Differential role of sodium channels SCN1A and SCN2A gene polymorphisms with epilepsy and multiple drug resistance in the north Indian population
Article first published online: 5 MAY 2009
© 2009 The Authors. Journal compilation © 2009 The British Pharmacological Society
British Journal of Clinical Pharmacology
Volume 68, Issue 2, pages 214–220, August 2009
How to Cite
Lakhan, R., Kumari, R., Misra, U. K., Kalita, J., Pradhan, S. and Mittal, B. (2009), Differential role of sodium channels SCN1A and SCN2A gene polymorphisms with epilepsy and multiple drug resistance in the north Indian population. British Journal of Clinical Pharmacology, 68: 214–220. doi: 10.1111/j.1365-2125.2009.03437.x
- Issue published online: 7 AUG 2009
- Article first published online: 5 MAY 2009
- Received 12 November 2008Accepted 25 February 2009
- drug resistance;
- SCN1A, SCN2A;
- single-nucleotide polymorphism;
- sodium channel
WHAT IS ALREADY KNOWN ABOUT THIS SUBJECT
• The SCN1A and SCN2A genes encode α subunits of the neuronal voltage-gated sodium channel, which are targets for various antiepileptic drugs such as carbamazepine, phenytoin, valproate and others.
• Recent studies have demonstrated that various genetic variants of these channel genes play important role in the pathogenesis and therapy of epilepsy.
WHAT THIS STUDY ADDS
• This study demonstrates a significant association between the SCN1A c.3184 AG; AG genotype and epilepsy.
• However SCN2A c.56 GA; allele ‘A’ was significantly associated with multiple drug resistance in epilepsy in north Indian population.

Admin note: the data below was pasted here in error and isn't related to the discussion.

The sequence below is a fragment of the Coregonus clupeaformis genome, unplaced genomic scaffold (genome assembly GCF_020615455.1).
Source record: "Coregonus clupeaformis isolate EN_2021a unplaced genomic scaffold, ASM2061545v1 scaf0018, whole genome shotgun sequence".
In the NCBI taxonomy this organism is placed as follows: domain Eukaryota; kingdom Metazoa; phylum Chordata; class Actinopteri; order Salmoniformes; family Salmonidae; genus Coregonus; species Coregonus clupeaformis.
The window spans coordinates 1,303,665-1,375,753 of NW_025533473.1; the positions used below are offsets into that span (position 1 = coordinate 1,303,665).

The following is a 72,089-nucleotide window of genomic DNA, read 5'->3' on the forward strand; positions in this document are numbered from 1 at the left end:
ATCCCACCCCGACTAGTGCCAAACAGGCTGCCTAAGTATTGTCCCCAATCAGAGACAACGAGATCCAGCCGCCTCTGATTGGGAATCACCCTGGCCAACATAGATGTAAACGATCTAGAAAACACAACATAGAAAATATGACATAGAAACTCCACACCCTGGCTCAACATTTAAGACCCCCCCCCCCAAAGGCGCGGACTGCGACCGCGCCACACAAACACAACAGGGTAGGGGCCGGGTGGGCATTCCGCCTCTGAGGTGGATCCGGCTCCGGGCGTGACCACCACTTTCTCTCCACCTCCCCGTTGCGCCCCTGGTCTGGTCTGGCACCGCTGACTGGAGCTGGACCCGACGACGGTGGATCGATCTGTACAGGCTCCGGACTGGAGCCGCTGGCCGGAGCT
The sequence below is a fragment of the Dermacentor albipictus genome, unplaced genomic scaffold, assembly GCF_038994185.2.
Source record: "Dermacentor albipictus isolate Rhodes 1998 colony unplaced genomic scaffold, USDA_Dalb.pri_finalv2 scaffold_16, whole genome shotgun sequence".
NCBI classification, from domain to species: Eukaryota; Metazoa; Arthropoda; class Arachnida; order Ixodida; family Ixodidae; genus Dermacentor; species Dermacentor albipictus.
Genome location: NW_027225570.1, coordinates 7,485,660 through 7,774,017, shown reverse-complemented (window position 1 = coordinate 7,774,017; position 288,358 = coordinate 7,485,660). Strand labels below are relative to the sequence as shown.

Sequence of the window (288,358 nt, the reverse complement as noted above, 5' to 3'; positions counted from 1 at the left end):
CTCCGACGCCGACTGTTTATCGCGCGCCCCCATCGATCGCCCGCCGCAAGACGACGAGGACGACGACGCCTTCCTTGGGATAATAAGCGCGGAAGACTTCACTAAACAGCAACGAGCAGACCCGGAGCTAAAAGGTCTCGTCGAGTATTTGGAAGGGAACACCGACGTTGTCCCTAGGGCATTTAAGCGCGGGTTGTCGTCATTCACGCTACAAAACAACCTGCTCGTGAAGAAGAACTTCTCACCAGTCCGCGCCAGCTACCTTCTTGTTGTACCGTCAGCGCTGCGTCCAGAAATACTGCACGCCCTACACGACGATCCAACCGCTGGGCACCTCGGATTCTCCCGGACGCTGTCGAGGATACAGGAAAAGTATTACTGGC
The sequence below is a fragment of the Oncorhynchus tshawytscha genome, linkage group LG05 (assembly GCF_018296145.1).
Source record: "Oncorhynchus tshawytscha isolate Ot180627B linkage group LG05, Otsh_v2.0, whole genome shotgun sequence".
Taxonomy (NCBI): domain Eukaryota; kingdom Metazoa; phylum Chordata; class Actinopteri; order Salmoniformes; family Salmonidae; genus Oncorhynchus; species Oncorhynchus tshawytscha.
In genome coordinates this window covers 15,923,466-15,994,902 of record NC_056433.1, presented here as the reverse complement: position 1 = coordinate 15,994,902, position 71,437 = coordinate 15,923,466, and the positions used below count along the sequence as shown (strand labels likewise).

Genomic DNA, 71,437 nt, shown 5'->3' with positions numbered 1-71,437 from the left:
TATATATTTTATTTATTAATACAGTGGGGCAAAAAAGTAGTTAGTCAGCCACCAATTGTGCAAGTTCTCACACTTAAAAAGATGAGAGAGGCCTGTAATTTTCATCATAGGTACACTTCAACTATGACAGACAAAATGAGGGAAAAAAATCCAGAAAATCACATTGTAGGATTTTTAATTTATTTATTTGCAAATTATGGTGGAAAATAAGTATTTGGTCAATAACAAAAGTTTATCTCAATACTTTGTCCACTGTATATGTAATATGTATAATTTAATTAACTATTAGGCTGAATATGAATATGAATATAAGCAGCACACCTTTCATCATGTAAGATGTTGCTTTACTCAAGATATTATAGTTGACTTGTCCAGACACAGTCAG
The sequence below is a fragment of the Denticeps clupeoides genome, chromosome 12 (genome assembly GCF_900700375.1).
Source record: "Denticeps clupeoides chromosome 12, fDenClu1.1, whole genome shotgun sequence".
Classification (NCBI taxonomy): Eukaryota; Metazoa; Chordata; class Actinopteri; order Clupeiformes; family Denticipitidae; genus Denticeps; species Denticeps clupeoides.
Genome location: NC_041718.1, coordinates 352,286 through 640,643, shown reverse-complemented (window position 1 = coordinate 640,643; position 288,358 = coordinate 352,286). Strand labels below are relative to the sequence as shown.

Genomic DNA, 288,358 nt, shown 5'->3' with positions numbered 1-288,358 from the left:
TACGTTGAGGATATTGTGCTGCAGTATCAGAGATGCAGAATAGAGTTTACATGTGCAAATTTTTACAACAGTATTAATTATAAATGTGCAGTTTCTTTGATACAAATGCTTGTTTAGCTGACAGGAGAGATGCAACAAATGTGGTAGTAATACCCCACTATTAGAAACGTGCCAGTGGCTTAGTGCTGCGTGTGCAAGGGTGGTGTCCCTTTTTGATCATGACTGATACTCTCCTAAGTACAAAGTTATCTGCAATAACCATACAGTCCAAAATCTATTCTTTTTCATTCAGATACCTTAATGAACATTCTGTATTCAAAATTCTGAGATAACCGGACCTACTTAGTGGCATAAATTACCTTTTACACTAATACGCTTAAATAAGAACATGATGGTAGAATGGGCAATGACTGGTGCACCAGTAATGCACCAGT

To evaluate sodium channel genes as candidates for epilepsy susceptibility and their role in therapeutic efficacy, we screened coding single-nucleotide polymorphism of SCN1A p. Thr 1067 Ala or c.3184 AG (rs2298771) and SCN2A p.Arg19Lys or c.56 GA (rs17183814) in north Indian epilepsy patients.
The genotyping was performed in 160 control subjects and 336 patients with epilepsy, of whom 117 were drug resistant and 219 were drug responsive. Therapeutic drug monitoring for phenytoin, carbamazepine, phenobarbital and valproate was also performed in 20% of the patients to confirm compliance.
AG genotype of SCN1A 3184 AG polymorphism was significantly higher and associated in epilepsy patients [P= 0.005; odds ratio (OR) 1.76, 95% confidence interval (CI) 1.19, 2.61], whereas A variant of SCN2A c.56 GA was associated with multiple drug resistance in north Indian patients with epilepsy (P= 0.03; OR 1.62, 95% CI 1.03, 2.56).
Overall, results indicate a differential role of genetic polymorphisms of sodium channels SCN1A and SCN2A in epilepsy susceptibility and drug response.